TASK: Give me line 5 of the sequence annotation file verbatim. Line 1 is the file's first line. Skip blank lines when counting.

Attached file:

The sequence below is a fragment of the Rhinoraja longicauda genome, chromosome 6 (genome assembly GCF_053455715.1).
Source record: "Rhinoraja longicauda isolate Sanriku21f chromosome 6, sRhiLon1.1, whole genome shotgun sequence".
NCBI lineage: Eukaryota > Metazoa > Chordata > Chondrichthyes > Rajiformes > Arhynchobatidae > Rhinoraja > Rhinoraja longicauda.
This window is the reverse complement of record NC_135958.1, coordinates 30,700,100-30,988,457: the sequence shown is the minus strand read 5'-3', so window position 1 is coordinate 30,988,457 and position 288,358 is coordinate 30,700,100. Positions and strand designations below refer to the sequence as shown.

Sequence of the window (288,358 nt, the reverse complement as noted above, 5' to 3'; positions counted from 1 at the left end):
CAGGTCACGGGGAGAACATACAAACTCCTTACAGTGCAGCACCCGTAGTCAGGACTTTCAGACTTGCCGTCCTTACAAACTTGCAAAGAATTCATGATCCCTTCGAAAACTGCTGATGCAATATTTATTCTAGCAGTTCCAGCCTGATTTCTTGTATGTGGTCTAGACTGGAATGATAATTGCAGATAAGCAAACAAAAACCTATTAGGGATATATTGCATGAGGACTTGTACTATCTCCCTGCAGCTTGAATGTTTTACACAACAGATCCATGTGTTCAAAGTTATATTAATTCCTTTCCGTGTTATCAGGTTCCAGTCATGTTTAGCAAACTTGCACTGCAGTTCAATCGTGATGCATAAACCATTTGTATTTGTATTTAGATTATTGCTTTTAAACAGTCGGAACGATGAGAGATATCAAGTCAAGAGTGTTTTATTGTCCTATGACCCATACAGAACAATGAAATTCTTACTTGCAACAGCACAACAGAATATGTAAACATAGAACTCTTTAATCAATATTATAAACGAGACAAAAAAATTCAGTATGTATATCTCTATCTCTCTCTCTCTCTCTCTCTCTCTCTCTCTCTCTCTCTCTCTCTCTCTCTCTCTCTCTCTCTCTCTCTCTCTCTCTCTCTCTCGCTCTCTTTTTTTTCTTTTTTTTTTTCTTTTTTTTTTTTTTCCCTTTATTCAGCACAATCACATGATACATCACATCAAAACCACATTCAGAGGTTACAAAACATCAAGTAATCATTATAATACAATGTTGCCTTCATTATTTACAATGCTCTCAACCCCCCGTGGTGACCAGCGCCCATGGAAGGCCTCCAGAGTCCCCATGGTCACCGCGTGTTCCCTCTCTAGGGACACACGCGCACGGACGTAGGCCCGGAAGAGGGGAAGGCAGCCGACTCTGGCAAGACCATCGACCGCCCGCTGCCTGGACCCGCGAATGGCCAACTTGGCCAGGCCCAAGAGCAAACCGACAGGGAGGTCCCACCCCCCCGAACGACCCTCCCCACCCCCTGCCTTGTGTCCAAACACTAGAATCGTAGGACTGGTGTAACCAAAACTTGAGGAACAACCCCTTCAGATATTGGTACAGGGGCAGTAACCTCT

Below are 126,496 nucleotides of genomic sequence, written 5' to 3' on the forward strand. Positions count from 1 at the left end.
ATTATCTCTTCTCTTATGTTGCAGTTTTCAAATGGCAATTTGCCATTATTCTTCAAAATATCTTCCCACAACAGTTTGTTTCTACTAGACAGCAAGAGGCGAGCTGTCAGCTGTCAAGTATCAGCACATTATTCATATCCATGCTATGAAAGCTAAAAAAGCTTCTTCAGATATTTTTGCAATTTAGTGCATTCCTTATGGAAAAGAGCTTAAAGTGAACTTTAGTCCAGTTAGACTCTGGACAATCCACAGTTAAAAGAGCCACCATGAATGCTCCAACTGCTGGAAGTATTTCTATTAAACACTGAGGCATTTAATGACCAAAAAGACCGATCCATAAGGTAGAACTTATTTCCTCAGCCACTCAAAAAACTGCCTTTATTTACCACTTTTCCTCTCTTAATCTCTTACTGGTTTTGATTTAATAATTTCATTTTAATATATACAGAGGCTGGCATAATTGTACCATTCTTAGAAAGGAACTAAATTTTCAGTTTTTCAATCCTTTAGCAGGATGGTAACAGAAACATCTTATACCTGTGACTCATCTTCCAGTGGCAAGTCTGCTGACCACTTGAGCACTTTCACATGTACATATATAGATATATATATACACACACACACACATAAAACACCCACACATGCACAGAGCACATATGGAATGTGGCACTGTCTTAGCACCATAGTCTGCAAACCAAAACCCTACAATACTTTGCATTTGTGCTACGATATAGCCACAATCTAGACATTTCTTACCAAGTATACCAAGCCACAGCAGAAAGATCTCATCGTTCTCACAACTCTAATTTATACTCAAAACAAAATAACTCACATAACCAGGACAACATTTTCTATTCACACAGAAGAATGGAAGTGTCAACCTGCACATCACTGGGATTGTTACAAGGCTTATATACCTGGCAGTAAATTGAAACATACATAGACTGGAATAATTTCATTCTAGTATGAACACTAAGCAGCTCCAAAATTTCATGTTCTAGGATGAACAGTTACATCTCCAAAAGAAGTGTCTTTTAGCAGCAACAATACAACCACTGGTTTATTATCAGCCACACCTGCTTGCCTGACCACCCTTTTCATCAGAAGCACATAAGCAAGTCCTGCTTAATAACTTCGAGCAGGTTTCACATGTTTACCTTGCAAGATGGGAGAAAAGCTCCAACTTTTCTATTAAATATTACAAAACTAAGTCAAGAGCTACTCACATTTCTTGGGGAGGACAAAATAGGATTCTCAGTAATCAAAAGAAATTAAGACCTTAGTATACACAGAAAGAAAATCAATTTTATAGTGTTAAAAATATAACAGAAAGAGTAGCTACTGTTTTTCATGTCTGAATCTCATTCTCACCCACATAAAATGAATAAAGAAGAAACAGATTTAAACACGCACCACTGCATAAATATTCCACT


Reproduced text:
Sequence of the window (288,358 nt, the reverse complement as noted above, 5' to 3'; positions counted from 1 at the left end):